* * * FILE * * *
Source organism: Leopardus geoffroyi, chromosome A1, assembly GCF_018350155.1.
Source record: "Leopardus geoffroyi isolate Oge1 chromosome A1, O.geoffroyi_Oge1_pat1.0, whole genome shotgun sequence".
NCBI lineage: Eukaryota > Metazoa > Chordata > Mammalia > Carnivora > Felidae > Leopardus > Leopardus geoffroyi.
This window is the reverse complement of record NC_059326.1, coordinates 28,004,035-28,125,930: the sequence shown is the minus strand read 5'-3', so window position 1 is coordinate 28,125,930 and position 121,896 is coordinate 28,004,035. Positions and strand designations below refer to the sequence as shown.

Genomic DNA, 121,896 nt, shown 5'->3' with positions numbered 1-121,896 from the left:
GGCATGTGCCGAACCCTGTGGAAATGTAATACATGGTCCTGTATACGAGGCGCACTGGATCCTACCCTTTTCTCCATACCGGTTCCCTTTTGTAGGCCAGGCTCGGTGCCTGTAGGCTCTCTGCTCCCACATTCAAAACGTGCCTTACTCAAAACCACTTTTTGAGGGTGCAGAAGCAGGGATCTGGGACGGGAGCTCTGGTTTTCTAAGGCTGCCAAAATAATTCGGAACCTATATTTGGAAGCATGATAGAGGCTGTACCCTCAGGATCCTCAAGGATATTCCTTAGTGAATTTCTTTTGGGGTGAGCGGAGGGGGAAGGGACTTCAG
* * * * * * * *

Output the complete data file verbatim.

Source organism: Leopardus geoffroyi, chromosome A1, assembly GCF_018350155.1.
Source record: "Leopardus geoffroyi isolate Oge1 chromosome A1, O.geoffroyi_Oge1_pat1.0, whole genome shotgun sequence".
NCBI lineage: Eukaryota > Metazoa > Chordata > Mammalia > Carnivora > Felidae > Leopardus > Leopardus geoffroyi.
This window is the reverse complement of record NC_059326.1, coordinates 28,004,035-28,125,930: the sequence shown is the minus strand read 5'-3', so window position 1 is coordinate 28,125,930 and position 121,896 is coordinate 28,004,035. Positions and strand designations below refer to the sequence as shown.

Genomic DNA, 121,896 nt, shown 5'->3' with positions numbered 1-121,896 from the left:
GGCATGTGCCGAACCCTGTGGAAATGTAATACATGGTCCTGTATACGAGGCGCACTGGATCCTACCCTTTTCTCCATACCGGTTCCCTTTTGTAGGCCAGGCTCGGTGCCTGTAGGCTCTCTGCTCCCACATTCAAAACGTGCCTTACTCAAAACCACTTTTTGAGGGTGCAGAAGCAGGGATCTGGGACGGGAGCTCTGGTTTTCTAAGGCTGCCAAAATAATTCGGAACCTATATTTGGAAGCATGATAGAGGCTGTACCCTCAGGATCCTCAAGGATATTCCTTAGTGAATTTCTTTTGGGGTGAGCGGAGGGGGAAGGGACTTCAG